Retired: 1988. After many injuries and the grind of racing on every weekend for over a decade and just not having a winning attitude he quietly quit[3] after a stint as a teaching pro at the Woodward BMX camp in Woodward, Pennsylvania.

Height & weight at height of career (1985): Ht:5'11" Wt:~175 lbs.

*In the NBL "A"/"Elite" pro; in the ABA "AA" pro.

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Career factory and major bike shop sponsors

Note: This listing only denotes the racer's primary sponsors. At any given time a racer could have numerous ever changing co-sponsors. Primary sponsorships can be verified by BMX press coverage and sponsor's advertisements at the time in question. When possible exact dates are given.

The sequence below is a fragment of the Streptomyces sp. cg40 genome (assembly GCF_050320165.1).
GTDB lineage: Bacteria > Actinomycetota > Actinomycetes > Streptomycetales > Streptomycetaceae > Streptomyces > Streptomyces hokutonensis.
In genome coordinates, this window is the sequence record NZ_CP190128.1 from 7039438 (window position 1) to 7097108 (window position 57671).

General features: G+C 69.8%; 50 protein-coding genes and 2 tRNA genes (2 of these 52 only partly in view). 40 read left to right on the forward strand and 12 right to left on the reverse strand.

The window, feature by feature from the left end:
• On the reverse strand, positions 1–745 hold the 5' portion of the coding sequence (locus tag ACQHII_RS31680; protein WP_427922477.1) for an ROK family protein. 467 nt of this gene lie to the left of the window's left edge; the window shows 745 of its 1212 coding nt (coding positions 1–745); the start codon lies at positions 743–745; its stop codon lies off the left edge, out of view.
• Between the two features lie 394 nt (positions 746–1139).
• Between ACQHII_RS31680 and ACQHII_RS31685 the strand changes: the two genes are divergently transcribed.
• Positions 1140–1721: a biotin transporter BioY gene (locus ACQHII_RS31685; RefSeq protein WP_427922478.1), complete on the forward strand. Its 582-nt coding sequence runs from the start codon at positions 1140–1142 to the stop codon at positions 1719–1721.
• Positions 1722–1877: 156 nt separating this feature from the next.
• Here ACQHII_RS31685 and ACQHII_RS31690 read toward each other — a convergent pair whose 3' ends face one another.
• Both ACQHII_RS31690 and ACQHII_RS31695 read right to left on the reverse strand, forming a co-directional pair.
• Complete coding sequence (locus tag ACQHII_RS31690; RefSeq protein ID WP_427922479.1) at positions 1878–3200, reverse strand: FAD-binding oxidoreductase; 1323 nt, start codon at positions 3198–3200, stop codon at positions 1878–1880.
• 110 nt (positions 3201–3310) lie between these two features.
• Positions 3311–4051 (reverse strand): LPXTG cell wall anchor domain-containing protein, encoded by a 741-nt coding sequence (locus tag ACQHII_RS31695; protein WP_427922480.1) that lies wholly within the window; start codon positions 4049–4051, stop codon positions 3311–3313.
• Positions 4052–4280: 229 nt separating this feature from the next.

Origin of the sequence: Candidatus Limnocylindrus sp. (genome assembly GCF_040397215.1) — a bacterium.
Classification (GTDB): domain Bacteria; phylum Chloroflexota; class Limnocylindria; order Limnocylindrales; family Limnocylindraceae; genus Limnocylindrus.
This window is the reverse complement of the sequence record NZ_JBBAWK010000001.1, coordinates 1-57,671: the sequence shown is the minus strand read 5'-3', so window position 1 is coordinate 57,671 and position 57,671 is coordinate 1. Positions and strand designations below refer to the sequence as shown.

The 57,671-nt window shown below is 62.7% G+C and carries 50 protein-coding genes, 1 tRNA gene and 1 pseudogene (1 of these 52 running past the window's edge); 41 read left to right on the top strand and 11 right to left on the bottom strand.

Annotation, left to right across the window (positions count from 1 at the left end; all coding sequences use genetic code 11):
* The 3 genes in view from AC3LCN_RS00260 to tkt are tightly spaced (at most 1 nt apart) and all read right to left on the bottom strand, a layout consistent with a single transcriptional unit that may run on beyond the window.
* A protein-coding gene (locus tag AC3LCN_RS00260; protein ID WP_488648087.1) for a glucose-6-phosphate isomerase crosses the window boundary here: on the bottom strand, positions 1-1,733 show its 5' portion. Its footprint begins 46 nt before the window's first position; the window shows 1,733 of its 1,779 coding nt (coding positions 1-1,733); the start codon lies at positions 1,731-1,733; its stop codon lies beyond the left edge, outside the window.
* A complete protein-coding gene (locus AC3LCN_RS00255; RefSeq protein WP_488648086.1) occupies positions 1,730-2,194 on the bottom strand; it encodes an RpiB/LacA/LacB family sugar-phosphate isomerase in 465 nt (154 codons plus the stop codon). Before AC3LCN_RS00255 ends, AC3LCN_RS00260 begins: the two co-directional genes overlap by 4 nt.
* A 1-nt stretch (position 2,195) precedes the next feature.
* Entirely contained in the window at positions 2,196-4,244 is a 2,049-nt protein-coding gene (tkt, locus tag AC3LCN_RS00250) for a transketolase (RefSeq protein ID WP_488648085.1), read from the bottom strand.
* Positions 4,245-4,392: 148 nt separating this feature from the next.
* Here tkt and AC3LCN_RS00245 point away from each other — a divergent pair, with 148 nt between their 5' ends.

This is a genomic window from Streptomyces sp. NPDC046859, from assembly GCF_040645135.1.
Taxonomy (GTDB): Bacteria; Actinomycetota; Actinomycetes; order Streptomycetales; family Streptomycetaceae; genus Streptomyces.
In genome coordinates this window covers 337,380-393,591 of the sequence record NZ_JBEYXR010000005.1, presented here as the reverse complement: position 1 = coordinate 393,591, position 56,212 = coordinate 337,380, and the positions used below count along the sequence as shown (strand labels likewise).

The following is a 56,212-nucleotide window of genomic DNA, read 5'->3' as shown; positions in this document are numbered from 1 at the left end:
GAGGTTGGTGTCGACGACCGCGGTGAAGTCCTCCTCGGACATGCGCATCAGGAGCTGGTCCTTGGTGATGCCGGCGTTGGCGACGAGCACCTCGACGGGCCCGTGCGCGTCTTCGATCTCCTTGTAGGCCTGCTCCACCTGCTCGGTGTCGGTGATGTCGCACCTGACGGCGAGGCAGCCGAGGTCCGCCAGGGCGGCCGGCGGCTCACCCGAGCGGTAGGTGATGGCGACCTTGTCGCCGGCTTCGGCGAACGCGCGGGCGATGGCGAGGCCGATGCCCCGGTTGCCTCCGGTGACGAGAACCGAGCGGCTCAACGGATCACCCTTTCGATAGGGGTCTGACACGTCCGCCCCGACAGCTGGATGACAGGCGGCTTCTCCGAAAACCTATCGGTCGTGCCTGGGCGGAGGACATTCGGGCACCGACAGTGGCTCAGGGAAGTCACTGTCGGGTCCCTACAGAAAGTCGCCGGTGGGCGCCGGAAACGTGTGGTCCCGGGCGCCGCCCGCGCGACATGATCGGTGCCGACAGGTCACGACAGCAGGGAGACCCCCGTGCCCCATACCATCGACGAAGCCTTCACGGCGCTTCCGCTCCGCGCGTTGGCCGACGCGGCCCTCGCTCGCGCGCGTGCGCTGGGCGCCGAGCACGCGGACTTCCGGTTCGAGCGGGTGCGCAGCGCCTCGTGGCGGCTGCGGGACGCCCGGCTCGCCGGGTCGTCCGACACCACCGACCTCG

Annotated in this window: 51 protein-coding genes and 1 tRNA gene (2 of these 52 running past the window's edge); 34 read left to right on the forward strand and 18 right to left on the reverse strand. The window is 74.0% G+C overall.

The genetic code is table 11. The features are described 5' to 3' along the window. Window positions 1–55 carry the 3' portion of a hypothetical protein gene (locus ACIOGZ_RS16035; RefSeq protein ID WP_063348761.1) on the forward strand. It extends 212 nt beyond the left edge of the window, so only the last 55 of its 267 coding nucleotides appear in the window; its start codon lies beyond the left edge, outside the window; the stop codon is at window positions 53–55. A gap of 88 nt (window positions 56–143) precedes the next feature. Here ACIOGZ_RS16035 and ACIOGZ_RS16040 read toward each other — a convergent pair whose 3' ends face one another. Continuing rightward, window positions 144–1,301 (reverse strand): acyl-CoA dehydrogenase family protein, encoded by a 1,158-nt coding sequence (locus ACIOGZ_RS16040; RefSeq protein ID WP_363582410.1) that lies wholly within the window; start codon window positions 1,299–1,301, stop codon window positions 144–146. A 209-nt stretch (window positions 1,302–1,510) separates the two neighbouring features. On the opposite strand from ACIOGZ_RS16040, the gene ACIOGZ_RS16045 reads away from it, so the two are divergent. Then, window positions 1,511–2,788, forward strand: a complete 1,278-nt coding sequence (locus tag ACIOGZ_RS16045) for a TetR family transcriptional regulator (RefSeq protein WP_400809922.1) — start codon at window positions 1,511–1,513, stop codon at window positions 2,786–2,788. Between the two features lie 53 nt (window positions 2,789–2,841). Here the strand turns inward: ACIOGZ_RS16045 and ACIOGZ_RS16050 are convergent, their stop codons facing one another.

Amateur

  • Bingham Schwinn Cyclery: 1979-Early February 1980 (as primary sponsor).
  • Pro Neck: February 11, 1980-February 17, 1980. He raced one weekend for them as promised at the NBA Winternationals in Las Vegas, Nevada on February 17 then accepted Schwinn's offer of sponsorship.[1]
  • Schwinn Bicycle Company: February 18, 1980-November 1986. Mike would turn Pro with this sponsor.

Professional

  • Schwinn Bicycle Company: February 18, 1980-December 1986. Schwinn drops its racing team due to 80% of their 20" bicycle sales were freestyle bicycles and not racing machines After Schwinn dropped its racing team after the 1986 season he accepted a sales position at Schwinn Sales West in Southern California.[10] As for racing, he was essentially in semi retirement, racing mostly on the east coast near Woodward BMX Racing and Freestyle Center in Woodward, Pennsylvania where he was a teaching professional teaching young aspiring BMX racers at the camp.